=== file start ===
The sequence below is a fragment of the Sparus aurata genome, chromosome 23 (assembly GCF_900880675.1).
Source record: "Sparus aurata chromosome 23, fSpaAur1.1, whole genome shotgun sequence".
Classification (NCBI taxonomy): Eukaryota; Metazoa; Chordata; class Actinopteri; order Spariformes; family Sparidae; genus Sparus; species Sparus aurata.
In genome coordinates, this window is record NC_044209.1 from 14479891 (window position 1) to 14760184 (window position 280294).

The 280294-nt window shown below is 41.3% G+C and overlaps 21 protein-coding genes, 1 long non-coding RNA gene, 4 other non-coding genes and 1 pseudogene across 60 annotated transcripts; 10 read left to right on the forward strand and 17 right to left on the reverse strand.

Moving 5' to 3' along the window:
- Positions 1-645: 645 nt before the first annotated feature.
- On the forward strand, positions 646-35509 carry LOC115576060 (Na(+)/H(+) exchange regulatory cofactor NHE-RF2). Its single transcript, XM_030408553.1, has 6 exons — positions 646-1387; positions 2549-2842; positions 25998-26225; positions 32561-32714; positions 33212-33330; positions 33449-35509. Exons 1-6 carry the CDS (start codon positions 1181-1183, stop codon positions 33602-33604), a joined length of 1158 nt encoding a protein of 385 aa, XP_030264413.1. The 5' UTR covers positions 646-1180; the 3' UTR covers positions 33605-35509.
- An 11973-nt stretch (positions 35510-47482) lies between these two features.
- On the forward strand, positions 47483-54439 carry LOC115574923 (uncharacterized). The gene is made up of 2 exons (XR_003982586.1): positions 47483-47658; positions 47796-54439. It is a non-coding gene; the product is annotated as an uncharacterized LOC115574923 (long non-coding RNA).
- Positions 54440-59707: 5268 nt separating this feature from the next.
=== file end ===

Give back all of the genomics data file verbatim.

The sequence below is a fragment of the Sparus aurata genome, chromosome 23 (assembly GCF_900880675.1).
Source record: "Sparus aurata chromosome 23, fSpaAur1.1, whole genome shotgun sequence".
Classification (NCBI taxonomy): Eukaryota; Metazoa; Chordata; class Actinopteri; order Spariformes; family Sparidae; genus Sparus; species Sparus aurata.
In genome coordinates, this window is record NC_044209.1 from 14479891 (window position 1) to 14760184 (window position 280294).

The 280294-nt window shown below is 41.3% G+C and overlaps 21 protein-coding genes, 1 long non-coding RNA gene, 4 other non-coding genes and 1 pseudogene across 60 annotated transcripts; 10 read left to right on the forward strand and 17 right to left on the reverse strand.

Moving 5' to 3' along the window:
- Positions 1-645: 645 nt before the first annotated feature.
- On the forward strand, positions 646-35509 carry LOC115576060 (Na(+)/H(+) exchange regulatory cofactor NHE-RF2). Its single transcript, XM_030408553.1, has 6 exons — positions 646-1387; positions 2549-2842; positions 25998-26225; positions 32561-32714; positions 33212-33330; positions 33449-35509. Exons 1-6 carry the CDS (start codon positions 1181-1183, stop codon positions 33602-33604), a joined length of 1158 nt encoding a protein of 385 aa, XP_030264413.1. The 5' UTR covers positions 646-1180; the 3' UTR covers positions 33605-35509.
- An 11973-nt stretch (positions 35510-47482) lies between these two features.
- On the forward strand, positions 47483-54439 carry LOC115574923 (uncharacterized). The gene is made up of 2 exons (XR_003982586.1): positions 47483-47658; positions 47796-54439. It is a non-coding gene; the product is annotated as an uncharacterized LOC115574923 (long non-coding RNA).
- Positions 54440-59707: 5268 nt separating this feature from the next.